According to an April 26, 1994, article in The Desert Sun, a Palm Springs, California-based newspaper, Huss was found dead by her parents. She was stabbed multiple times. The newspaper reported her parents found Huss partially nude, but the report noted that it was not known if she. was sexually assaulted. Police said at the time they believed the killing took place sometime between 10 p.m. on April 23, a Saturday, and the morning of April 24, a Sunday. Her parents told investigators they had spoken to her on the phone Saturday night, the Desert Sun reported in 1994.
The Desert Sun wrote, “Huss lived alone in a four-plex in the 12-900 block of Parma Drive. … The apartment had been in disorder because she had been painting cabinets, but investigators found evidence of a struggle. … However, there were no signs of forced entry. … Investigators were still trying to determine if anything had been taken and had no motive or suspects late Monday.”
Ruth Friedman, Huss’ mother, told The Desert Sun in 1998 they went to visit their daughter after receiving a message from her. “She sounded desperate. She told us someone had been taking photos of her and hanging up when she answered the phone. It was terrifying,” Ruth Friedman told the newspaper. She said when they arrived they found Huss’ dog was outside and her car was parked in the street instead of the driveway.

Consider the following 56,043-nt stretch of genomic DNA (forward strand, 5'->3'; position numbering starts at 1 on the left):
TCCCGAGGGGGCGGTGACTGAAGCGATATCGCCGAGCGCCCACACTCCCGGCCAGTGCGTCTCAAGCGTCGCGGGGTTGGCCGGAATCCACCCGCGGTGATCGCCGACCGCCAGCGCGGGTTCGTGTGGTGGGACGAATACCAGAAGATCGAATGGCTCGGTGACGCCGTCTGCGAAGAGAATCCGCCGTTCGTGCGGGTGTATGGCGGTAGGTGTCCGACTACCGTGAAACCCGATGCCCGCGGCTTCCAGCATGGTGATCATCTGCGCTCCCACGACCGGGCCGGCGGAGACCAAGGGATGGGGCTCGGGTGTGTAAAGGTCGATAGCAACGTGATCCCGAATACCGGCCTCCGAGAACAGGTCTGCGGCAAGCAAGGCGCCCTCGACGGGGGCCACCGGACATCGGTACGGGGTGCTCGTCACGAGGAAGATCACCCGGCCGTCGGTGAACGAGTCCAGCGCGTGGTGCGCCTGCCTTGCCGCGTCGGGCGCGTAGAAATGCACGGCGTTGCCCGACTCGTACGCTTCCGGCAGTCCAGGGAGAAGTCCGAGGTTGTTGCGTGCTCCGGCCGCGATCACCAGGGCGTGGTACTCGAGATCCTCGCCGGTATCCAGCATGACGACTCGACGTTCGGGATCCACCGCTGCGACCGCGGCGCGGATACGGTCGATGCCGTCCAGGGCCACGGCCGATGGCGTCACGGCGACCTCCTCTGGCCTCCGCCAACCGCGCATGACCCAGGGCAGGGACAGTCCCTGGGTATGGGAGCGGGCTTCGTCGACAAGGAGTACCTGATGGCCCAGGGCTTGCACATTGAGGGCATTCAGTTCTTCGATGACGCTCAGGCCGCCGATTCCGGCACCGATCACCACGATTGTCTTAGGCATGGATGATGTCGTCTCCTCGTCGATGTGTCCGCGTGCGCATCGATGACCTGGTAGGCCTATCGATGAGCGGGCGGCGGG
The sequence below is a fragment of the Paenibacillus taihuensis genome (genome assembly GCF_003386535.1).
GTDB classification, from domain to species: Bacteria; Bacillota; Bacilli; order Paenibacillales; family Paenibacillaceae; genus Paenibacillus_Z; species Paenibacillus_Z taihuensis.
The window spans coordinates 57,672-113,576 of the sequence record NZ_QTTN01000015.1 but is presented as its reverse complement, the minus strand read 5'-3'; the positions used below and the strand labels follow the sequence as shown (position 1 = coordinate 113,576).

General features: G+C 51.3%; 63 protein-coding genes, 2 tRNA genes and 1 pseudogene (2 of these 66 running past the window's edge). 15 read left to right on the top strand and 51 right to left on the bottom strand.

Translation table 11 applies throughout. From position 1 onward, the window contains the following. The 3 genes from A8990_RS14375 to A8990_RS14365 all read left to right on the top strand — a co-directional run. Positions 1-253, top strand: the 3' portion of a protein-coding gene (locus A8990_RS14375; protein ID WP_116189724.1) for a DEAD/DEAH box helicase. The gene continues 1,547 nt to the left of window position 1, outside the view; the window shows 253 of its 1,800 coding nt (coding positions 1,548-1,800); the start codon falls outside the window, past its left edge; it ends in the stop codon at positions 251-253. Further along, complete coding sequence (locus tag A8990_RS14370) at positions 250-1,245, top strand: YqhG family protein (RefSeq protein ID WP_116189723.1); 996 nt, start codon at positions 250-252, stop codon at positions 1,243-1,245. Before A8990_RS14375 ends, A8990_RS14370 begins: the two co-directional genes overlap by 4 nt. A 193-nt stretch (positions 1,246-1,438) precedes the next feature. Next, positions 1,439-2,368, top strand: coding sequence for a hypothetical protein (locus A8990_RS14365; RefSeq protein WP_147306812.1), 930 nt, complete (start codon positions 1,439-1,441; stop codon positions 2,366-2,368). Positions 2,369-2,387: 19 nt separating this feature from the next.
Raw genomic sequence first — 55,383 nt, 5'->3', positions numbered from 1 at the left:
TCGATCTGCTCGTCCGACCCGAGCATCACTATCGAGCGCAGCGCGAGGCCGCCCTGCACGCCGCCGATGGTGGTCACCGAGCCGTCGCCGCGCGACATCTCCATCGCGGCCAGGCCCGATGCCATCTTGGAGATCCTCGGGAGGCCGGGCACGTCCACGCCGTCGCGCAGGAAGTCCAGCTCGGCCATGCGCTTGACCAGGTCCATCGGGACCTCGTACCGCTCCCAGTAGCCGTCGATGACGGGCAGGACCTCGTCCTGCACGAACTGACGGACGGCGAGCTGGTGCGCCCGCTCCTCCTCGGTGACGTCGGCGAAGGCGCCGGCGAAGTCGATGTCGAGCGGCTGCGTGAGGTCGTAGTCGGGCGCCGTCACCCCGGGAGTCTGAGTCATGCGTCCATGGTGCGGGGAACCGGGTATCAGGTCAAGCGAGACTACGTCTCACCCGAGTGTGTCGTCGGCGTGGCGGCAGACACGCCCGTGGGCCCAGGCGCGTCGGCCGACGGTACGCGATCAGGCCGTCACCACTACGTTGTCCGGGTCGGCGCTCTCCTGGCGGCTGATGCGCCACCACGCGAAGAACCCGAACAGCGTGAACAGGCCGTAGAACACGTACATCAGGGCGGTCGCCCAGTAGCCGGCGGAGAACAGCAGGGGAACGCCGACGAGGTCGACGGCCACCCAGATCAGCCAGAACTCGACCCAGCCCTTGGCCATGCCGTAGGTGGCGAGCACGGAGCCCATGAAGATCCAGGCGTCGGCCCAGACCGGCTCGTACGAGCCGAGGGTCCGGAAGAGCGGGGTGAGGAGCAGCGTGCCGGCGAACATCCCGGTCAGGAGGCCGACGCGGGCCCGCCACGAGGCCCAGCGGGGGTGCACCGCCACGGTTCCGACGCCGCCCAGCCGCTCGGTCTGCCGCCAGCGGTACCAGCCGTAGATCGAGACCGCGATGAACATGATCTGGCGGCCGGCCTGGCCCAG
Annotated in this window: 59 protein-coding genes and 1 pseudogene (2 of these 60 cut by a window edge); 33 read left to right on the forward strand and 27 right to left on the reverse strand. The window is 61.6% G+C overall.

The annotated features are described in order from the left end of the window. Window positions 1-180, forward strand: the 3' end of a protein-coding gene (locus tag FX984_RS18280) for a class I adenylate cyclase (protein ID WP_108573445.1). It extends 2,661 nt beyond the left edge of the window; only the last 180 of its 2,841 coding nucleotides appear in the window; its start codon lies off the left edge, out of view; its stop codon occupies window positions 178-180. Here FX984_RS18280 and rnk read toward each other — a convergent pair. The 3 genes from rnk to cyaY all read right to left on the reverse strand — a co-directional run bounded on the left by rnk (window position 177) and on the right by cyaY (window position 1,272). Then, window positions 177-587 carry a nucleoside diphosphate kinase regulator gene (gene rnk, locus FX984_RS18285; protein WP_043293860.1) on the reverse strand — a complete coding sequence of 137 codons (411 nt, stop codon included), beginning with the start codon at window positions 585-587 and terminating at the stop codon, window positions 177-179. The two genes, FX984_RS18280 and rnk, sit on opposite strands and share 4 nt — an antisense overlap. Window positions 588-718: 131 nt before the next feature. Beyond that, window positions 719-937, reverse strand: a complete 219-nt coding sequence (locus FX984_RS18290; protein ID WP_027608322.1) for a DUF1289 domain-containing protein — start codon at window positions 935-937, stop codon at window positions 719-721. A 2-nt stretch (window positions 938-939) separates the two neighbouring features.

2. Investigators Used Forensic Genealogy to Connect Gadlin to the Case & Then Learned He Lived About 12 Miles From Huss’ Apartment at the Time She Was Killed
According to the district attorney’s office, “After years of investigation and regular attempts to match the suspect’s DNA profile to a profile in the Combined DNA Index System (CODIS) that came up with no match, Cheri’s case unfortunately went cold. Then, in February 2022, using forensic genetic genealogy the Regional Cold Case Team was able to identify Gadlin as a person of interest in the crime and discovered he lived in Thousand Palms in 1994, about 12 miles from the murder scene.”
Prosecutors added in the news release, “Cold case investigators sought and were granted a warrant to obtain a saliva sample from Gadlin which was done on Feb. 14, 2022. Four days later, on Feb. 18, investigators received confirmation from the state Department of Justice lab that there was a DNA match of the saliva to the DNA profile of the person suspected of murdering Cheri Huss.”